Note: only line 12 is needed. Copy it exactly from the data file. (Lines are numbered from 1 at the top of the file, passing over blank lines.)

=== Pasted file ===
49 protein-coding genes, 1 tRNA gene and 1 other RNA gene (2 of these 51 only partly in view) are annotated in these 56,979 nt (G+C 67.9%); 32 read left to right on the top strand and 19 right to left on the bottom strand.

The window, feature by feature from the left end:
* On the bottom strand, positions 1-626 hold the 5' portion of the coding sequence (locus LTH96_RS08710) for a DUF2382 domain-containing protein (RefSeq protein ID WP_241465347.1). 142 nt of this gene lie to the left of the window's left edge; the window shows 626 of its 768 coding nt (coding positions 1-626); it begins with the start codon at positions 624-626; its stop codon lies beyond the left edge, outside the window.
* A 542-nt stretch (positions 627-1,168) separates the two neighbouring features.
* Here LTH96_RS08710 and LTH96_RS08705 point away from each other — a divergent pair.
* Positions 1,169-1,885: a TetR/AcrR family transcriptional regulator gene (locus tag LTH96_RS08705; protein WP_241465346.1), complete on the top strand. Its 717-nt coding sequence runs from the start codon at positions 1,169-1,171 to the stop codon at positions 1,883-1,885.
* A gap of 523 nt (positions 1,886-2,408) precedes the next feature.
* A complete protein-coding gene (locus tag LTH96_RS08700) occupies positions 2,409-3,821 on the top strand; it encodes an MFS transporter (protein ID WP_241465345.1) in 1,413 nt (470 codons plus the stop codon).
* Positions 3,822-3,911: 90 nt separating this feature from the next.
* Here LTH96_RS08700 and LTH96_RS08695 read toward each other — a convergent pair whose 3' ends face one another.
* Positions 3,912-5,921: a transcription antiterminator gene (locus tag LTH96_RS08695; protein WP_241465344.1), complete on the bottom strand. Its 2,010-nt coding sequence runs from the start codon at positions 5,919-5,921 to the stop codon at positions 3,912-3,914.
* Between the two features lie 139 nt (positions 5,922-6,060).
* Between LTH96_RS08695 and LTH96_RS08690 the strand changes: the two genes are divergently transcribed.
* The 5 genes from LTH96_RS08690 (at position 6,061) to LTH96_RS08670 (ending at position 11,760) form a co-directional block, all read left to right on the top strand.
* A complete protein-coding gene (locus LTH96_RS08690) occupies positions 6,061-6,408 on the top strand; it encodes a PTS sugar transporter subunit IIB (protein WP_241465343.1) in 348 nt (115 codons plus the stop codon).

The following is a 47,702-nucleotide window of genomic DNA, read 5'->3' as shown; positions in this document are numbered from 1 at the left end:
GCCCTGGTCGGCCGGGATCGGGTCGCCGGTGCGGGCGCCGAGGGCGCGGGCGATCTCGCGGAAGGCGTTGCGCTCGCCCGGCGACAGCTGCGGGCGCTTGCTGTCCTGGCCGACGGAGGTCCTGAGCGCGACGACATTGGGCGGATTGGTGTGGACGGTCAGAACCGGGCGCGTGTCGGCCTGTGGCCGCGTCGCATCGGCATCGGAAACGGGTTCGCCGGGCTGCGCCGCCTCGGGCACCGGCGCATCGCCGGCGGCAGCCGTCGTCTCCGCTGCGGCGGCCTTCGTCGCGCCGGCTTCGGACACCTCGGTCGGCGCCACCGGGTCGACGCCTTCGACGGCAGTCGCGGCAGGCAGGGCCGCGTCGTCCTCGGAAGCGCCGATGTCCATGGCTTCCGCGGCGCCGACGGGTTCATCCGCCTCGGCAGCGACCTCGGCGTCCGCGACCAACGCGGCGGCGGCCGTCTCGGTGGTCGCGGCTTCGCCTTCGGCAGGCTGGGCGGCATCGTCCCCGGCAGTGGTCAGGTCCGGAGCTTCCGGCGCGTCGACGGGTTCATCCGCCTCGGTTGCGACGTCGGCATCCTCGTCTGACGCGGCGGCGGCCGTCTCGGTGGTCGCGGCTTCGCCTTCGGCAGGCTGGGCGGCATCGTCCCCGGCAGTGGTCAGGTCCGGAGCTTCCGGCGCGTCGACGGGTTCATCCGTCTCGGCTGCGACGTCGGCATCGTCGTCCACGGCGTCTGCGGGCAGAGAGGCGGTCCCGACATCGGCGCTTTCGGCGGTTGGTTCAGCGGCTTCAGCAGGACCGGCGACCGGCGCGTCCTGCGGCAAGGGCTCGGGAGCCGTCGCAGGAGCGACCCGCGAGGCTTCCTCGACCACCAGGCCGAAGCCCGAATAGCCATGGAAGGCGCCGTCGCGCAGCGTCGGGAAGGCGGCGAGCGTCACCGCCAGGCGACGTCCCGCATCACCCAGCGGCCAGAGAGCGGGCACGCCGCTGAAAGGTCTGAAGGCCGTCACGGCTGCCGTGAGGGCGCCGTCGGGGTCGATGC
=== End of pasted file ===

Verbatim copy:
* Between the two features lie 139 nt (positions 5,922-6,060).